At the time of this writing, I’m sitting 10,000 feet in the sky heading home from a week long trip to California. I hadn’t planned to write an article on the plane but I’ve been so impressed with Southwest airlines I couldn’t resist.
If you live in the United States, chances are you’ve heard of, if not have flown Southwest airlines. They are known throughout the US as a reliable and fairly cheap airline provider, a perfect fit for a college student like myself. Rest assured even if you’ve yet to hear of them, or live outside the US, you’ll still be able to take away a few key points from this post.
Having flown hundreds of times on dozens of airlines, I’ve come to understand which airline companies “get it” and which don’t, and unfortunately in the US it’s frequently the latter. Today I will be sharing what makes Southwest airlines the best US airline in my opinion and what you can learn from them to make your own business flourish.
One of the reasons I try to fly Southwest as much as possible, is because I find the people working there to be amazingly happy. I can tell that most employees don’t just work at Southwest, they actually WANT to work there. For an airline this is fairly rare. I can’t tell you how many times I see employees of other airlines not give a damn whether or not their customers are happy. With Southwest I always feel like my satisfaction is their number one priority.
Zappos, the popular shoe company, has been getting a lot of press lately because they do a great job with their customer service department and it obviously boosts their sales. How does Southwest cultivate happiness? Right now the entire plane is being lead by the stewardess in a dance to celebrate the 4th of July.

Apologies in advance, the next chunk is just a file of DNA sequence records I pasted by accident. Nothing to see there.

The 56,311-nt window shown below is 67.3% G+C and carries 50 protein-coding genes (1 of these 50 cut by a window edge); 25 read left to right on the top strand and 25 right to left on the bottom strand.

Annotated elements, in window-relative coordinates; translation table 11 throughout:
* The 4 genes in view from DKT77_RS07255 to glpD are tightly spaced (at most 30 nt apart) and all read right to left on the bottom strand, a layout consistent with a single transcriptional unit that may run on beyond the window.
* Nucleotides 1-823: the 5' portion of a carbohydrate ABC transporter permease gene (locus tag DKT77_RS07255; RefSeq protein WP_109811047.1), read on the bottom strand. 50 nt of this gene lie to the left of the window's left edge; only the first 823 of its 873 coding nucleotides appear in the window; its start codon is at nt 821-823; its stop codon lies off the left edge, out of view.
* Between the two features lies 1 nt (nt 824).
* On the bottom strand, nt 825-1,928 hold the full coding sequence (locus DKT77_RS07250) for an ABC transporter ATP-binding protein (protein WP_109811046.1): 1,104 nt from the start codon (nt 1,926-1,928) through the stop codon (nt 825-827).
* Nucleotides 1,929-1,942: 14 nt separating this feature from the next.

Whether you work for yourself or with others it’s important to just do work but actually love the work. Make happiness a priority. At Southwest they know how to cultivate happiness and they have a very happy customer as a result.
Know Your Customer:
One of the things I like about how Southwest runs is that they know their customer. They know that many people are just looking to get from point A to point B at a relatively low price point. If you’re looking to be coddled throughout your entire flight with fancy feet rests and outrageously expensive 5 course meals Southwest is not your airline.
Southwest could easily attempt to cater to the higher end customers of the flying world but in the process they would alienate those who enjoy their cheap fairs and simple flight routes.
There’s an old saying I’ve sure you’ve heard that says if you try to please everyone you’ll please no one. Great advice but do you listen?
If you blog for example, it’s important that you know your audience and don’t waste time trying to please those who have no business buying your product or service. Reminding yourself that you control who you sell to is very important. It’s OK to push your limits every now and again to explore who will buy what, but remember to stick to your fan base because that is where the action is at.